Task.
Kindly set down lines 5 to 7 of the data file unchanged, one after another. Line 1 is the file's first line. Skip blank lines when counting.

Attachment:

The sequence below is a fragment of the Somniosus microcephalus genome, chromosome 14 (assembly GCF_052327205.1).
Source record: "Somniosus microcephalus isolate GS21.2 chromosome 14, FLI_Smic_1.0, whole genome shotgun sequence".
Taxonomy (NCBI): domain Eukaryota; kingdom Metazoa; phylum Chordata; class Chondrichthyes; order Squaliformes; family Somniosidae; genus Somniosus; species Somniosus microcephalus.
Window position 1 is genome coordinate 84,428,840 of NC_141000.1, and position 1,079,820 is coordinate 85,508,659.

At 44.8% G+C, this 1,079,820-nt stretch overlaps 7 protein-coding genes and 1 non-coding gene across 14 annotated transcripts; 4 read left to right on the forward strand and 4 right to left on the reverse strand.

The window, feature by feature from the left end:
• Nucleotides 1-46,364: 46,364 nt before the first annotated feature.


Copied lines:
At 44.8% G+C, this 1,079,820-nt stretch overlaps 7 protein-coding genes and 1 non-coding gene across 14 annotated transcripts; 4 read left to right on the forward strand and 4 right to left on the reverse strand.

The window, feature by feature from the left end:
• Nucleotides 1-46,364: 46,364 nt before the first annotated feature.